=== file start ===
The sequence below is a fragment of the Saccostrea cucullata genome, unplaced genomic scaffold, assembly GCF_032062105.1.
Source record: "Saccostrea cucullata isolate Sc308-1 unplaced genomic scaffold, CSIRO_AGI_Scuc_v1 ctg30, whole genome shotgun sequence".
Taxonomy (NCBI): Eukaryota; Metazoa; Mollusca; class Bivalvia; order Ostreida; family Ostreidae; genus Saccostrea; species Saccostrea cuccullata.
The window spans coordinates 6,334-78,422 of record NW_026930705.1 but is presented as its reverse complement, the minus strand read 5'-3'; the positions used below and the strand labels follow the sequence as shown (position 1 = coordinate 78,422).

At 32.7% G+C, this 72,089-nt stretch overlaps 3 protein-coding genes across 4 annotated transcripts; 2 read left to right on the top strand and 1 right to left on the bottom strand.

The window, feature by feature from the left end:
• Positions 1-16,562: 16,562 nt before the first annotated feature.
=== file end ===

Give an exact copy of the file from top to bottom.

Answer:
The sequence below is a fragment of the Saccostrea cucullata genome, unplaced genomic scaffold, assembly GCF_032062105.1.
Source record: "Saccostrea cucullata isolate Sc308-1 unplaced genomic scaffold, CSIRO_AGI_Scuc_v1 ctg30, whole genome shotgun sequence".
Taxonomy (NCBI): Eukaryota; Metazoa; Mollusca; class Bivalvia; order Ostreida; family Ostreidae; genus Saccostrea; species Saccostrea cuccullata.
The window spans coordinates 6,334-78,422 of record NW_026930705.1 but is presented as its reverse complement, the minus strand read 5'-3'; the positions used below and the strand labels follow the sequence as shown (position 1 = coordinate 78,422).

At 32.7% G+C, this 72,089-nt stretch overlaps 3 protein-coding genes across 4 annotated transcripts; 2 read left to right on the top strand and 1 right to left on the bottom strand.

The window, feature by feature from the left end:
• Positions 1-16,562: 16,562 nt before the first annotated feature.